Turkey’s presence in Africa

When it came to improving Turkey’s reputation, the country concentrated on maintaining good ties with Africa as a whole and attempting to establish itself through its various institutions in various African countries. Turkey has made a concerted effort to broaden its policies in Africa and raise its profile since the AK Party came to power. Turkey has increased its number of embassies from 12 in 2003 to 43 by 2021, as it seeks to strengthen its ties with Africa.

The number of Turkish embassies in Africa has increased from 12 in 2003 43 in 2021.
Source: African.bussinnes. Erdoğan’s ambition drives Turkey’s Africa surge

TIKA (Turkish Cooperation and Coordination Agency), DEIK (The Foreign Economic Relations Board of Turkey), Maarif Foundation Schools, Yunus Emre InstituteRed CrescentAnadolu Agency, Diyanet Foundation, and several NGOs have also been engaged in Africa besides the government itself. As Turkey’s ties with Africa have improved, so has the number of high-ranking visits. During his time as Prime Minister and President of Turkey, Recep Tayyip Erdoğan visited nearly 30 African countries.

Turkey’s institutional presence in Africa has begun to take shape at the levels where France, the United Kingdom, the United States, and China are situated, as a result of the changing ties. All of these efforts can be seen as evidence of Turkey’s multifaceted foreign policy awareness, as well as an indication of promising prospects for Turkey’s long-term survival and effectiveness in the continent.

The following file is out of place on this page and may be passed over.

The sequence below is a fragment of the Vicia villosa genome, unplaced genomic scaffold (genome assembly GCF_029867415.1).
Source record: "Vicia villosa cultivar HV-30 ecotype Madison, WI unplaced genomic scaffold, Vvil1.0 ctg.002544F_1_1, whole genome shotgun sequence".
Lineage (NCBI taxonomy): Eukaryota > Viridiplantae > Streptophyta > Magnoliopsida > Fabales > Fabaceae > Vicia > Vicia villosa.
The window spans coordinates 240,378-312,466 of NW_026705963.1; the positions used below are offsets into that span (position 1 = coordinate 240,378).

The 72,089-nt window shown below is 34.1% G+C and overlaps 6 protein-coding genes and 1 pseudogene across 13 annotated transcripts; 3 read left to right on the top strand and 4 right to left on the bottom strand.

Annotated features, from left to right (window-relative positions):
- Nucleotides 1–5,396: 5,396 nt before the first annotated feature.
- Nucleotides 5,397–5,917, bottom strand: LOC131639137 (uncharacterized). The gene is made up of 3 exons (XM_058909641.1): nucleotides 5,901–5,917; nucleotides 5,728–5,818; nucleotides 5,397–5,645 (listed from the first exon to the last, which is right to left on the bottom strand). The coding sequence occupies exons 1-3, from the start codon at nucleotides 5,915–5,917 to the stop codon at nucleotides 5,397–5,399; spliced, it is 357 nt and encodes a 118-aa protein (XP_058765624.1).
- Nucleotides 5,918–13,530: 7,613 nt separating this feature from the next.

Turkey’s institutional presence in Africa has begun to take shape at the levels where France, the United Kingdom, the United States, and China are situated, as a result of the changing ties. All of these efforts can be seen as evidence of Turkey’s multifaceted foreign policy awareness, as well as an indication of promising prospects for Turkey’s long-term survival and effectiveness in the continent.

Turkey, like all other countries, is an important player in the promotion of soft power. The country’s rich history, civilisational uniqueness, moral and political stance against colonialism and oppression, as well as its exceptional soft power capacity, set it apart from others. Turkey’s institutions, NGOs, and historical links with various African countries’ cultural and civilisational relations are a big source of soft power.